Conversation strategies: Checking information

Episode 6

In a conversation, you may need to check something that you didn’t hear or understand. Now, think about ways you check for information you didn’t hear in your mother tongue, what do you say? Are there any phrases you say to ask someone to repeat something? Well, in English there are different ways we can do that.

Now, let me tell you a little about the examples I’ll be using in this podcast.

All these examples are true for me. They are contextualized with my recent trips. The reason why I use real examples is because I want to show how these conversation strategies could be used in real conversations. When I recorded this podcast, I was in Spain. Barcelona was my first stop, then I went to Granada and finally, Seville, so all these examples are about these amazing cities.

Today I’ll show you 4 strategies to check information.

You can:

  1. use the expression Did you say . . . ? or What did you say? to check information

A:  There’s usually about a 13-minute wait for the bus.

B: Did you say thirteen or thirty?

A: I said 13, so you can cross the road and get that ice cream you want before the bus comes.

2. repeat words as a question to check information. Just say the same you heard, or what you think you heard.

A:  Well, there’s a Moroccan estaurant within walking distance.

B:  Within walking distance?

A: Yes, it’s around the corner.´

3.  use the expression I’m sorry? or Excuse me? to ask the speaker to repeat what he or she said

A:  Are there any markets to shop around here?

B:  Excuse me? Did you say markets to shop?

A: Yeah, I mean, local markets.

A: Which bus should I take to the Alhambra?

B: I’m sorry? Did you say to the Alhambra?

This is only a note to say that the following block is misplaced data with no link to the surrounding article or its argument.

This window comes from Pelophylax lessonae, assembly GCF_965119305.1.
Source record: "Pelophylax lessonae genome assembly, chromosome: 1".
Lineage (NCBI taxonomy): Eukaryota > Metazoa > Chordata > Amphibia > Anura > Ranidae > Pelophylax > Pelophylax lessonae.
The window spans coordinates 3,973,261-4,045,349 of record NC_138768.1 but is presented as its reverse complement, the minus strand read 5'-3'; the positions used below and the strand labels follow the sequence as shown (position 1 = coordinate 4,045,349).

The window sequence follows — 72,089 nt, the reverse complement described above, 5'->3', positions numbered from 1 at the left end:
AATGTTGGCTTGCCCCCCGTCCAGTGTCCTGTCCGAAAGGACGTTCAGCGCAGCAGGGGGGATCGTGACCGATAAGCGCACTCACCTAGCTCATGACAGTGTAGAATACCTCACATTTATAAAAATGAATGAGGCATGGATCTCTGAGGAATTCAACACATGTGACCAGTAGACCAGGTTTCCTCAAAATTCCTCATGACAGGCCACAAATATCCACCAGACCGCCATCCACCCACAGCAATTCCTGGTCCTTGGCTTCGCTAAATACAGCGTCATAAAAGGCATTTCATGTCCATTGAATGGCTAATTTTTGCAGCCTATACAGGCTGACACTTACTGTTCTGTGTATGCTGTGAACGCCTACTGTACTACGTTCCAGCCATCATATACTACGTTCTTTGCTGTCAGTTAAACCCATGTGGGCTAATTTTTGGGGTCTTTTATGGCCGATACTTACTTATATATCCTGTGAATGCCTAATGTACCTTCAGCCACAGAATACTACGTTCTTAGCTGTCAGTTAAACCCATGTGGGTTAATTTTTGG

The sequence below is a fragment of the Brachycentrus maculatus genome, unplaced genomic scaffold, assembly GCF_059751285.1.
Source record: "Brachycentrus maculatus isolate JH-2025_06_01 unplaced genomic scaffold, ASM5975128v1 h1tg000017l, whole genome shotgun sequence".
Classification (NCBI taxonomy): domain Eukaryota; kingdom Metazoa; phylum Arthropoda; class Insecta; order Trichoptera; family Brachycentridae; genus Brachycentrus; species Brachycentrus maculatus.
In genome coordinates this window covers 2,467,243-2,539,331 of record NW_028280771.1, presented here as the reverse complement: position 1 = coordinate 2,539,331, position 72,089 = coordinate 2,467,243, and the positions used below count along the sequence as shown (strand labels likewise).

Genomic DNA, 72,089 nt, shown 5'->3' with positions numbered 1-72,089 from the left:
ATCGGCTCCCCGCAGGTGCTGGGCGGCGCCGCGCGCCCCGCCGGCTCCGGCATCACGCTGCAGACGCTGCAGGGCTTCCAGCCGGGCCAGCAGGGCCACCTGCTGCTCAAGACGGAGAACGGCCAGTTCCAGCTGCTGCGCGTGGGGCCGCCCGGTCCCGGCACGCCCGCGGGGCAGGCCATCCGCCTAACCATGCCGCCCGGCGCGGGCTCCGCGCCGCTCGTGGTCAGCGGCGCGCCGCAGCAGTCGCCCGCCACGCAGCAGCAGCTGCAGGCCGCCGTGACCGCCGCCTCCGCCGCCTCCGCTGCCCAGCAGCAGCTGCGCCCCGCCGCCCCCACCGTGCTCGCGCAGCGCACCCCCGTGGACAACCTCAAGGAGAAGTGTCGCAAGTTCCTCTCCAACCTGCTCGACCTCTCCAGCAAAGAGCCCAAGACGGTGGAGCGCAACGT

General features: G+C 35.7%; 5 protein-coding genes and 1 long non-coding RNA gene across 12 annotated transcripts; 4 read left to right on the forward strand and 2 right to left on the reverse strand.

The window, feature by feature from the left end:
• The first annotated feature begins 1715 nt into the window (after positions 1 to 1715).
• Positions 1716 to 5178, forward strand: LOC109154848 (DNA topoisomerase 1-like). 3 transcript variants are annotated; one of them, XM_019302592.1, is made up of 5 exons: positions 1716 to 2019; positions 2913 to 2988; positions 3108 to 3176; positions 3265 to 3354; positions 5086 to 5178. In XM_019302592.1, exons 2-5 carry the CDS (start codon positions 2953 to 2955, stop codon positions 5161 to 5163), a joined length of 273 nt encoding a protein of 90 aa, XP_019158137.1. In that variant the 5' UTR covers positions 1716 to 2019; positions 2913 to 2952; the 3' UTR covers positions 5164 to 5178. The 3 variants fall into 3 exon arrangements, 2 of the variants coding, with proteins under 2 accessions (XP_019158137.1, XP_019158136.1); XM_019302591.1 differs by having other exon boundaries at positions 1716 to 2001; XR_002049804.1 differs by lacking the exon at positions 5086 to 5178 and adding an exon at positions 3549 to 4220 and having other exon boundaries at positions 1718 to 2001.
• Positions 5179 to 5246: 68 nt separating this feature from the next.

A: Yeah

B: Oh, you should take the C32.

4. Ask an “echo” question, which is to repeat something you heard and add a question word to check the information you didn’t hear:

A: There’s a Turkish tea shop on the Main Avenue.

B: I’m sorry. There’s a tea shop where?

A: On the Main Avenue, it’s right in front of the bank.

In this case the question word is “where”, other question words are what, who, when and how. Before you ask a question word you need to know what the question is about, for example if someone says “There’s a Turkish tea shop on the Main Avenue.” And the focus is the place, my question word is going to be “where”. There’s a tea shop where?

Another example:

A: Is there an ice cream place around here? 

B:  I’m sorry, a what?

A: An ice cream place. I heard about a famous Italian ice parlor on Gran Via Avenue.

In this case if the information I didn’t hear was ice cream parlor, the question word should be “what”, I’m sorry, a what?

Now think about how to ask an echo question with a question word after the following statements. I’ll give you some time to think about the question and then will give you the answer. Here we go:

A: The sandwich that sells the Iberian ham opens at 11:00am.  (The information you missed is the time.)

B:  Excuse me? It opens at what time?

A: After Granada, I’m headed to Seville. (The information you missed is the place where I’m headed after Granada)

B: I’m sorry, you’re headed where?

A: Breakfast and dinner is included in this hostel? The information you missed is what is included)

B: Excuse me? what is included?

A: We’re flying to Amsterdam the day after tomorrow. (The information you missed is the time)

B: You’re flying to Amsterdam when?

A: I’m meeting Giannina in Miami next year. (The information you missed is the person I’m meeting)

B: You’re meeting who?

Let’s summarize

  1. Use the questions Did you say . . . ? or What did you say?
  2. Repeat words as a question to check information. Just say the same you heard, or what you think you heard.
  3. Use the expression I’m sorry? or Excuse me?
  4. Use echo questions plus a question word.

To listen to the episode, click the button below.